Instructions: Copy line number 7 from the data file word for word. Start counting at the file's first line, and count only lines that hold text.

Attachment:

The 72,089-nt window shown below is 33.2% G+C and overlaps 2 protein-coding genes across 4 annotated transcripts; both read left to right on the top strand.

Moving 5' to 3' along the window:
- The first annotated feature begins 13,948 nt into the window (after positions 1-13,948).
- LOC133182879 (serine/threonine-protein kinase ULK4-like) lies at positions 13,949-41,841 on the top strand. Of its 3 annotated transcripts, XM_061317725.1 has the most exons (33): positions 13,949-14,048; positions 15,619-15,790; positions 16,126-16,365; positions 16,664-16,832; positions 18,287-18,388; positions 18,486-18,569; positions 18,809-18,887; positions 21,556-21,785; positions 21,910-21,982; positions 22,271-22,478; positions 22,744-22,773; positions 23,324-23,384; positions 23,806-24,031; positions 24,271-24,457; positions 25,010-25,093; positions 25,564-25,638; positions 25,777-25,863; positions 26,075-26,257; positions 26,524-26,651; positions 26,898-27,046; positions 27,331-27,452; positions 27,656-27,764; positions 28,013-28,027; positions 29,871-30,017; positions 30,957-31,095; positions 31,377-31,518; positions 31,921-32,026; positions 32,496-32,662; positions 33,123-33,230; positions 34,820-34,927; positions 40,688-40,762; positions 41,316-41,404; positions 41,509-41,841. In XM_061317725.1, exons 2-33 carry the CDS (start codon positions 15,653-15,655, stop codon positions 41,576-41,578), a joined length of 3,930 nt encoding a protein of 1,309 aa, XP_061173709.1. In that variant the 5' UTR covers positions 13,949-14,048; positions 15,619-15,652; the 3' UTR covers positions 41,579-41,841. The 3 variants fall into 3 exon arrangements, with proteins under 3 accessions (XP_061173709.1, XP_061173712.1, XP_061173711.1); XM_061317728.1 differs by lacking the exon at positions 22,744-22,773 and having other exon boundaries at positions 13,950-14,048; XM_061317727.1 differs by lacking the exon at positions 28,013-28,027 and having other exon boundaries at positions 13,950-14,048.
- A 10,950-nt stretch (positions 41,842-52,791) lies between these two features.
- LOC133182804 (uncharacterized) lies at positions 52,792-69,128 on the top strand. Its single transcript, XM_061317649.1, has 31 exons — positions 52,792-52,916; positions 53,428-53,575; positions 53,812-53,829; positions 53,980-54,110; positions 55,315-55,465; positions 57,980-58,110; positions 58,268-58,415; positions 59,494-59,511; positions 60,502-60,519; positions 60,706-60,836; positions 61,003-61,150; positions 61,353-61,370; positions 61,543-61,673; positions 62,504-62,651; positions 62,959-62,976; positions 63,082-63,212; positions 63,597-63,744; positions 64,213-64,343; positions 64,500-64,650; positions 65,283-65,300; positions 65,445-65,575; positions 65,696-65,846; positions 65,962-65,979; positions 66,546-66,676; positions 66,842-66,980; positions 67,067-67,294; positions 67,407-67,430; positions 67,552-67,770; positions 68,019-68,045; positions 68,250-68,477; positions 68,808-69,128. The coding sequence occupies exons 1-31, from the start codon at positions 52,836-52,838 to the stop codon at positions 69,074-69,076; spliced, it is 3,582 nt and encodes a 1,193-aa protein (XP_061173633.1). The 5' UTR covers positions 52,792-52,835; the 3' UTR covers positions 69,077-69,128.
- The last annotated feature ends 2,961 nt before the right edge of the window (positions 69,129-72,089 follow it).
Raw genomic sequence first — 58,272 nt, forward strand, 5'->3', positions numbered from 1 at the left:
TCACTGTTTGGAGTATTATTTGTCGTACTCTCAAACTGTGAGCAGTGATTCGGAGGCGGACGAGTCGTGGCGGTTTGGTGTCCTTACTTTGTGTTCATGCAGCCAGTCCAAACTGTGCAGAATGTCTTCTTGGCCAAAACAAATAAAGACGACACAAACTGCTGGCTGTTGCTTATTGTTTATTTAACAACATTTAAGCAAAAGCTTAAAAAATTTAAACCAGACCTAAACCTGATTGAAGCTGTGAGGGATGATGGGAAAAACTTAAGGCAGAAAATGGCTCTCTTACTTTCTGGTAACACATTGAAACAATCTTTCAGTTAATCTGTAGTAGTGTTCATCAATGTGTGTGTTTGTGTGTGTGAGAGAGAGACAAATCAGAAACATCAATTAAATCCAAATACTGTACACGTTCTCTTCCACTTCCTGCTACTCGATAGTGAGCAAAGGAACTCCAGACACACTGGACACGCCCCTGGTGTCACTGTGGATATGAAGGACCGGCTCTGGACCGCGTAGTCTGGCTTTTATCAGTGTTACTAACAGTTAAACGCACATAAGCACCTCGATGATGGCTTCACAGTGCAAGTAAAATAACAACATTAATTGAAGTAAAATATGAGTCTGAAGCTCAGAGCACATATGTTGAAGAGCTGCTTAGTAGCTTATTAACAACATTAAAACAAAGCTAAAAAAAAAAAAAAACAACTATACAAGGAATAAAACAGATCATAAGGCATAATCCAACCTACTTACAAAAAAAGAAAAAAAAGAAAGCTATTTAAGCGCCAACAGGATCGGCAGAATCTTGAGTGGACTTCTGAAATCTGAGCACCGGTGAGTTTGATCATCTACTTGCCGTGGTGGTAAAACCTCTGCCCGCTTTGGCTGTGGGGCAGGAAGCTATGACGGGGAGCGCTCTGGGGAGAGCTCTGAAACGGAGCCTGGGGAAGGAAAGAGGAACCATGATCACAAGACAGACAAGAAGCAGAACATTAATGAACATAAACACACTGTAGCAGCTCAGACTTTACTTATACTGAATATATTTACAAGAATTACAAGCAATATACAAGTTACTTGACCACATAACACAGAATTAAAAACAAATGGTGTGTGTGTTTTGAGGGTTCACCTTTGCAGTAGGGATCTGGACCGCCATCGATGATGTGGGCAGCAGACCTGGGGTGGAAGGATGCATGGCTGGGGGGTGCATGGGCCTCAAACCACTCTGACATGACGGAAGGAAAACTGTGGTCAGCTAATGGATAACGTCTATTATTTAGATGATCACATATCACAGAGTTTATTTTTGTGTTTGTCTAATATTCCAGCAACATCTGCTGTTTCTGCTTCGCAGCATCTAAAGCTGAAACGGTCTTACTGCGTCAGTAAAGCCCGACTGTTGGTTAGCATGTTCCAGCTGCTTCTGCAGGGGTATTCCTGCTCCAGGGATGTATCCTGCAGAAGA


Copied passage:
- The last annotated feature ends 2,961 nt before the right edge of the window (positions 69,129-72,089 follow it).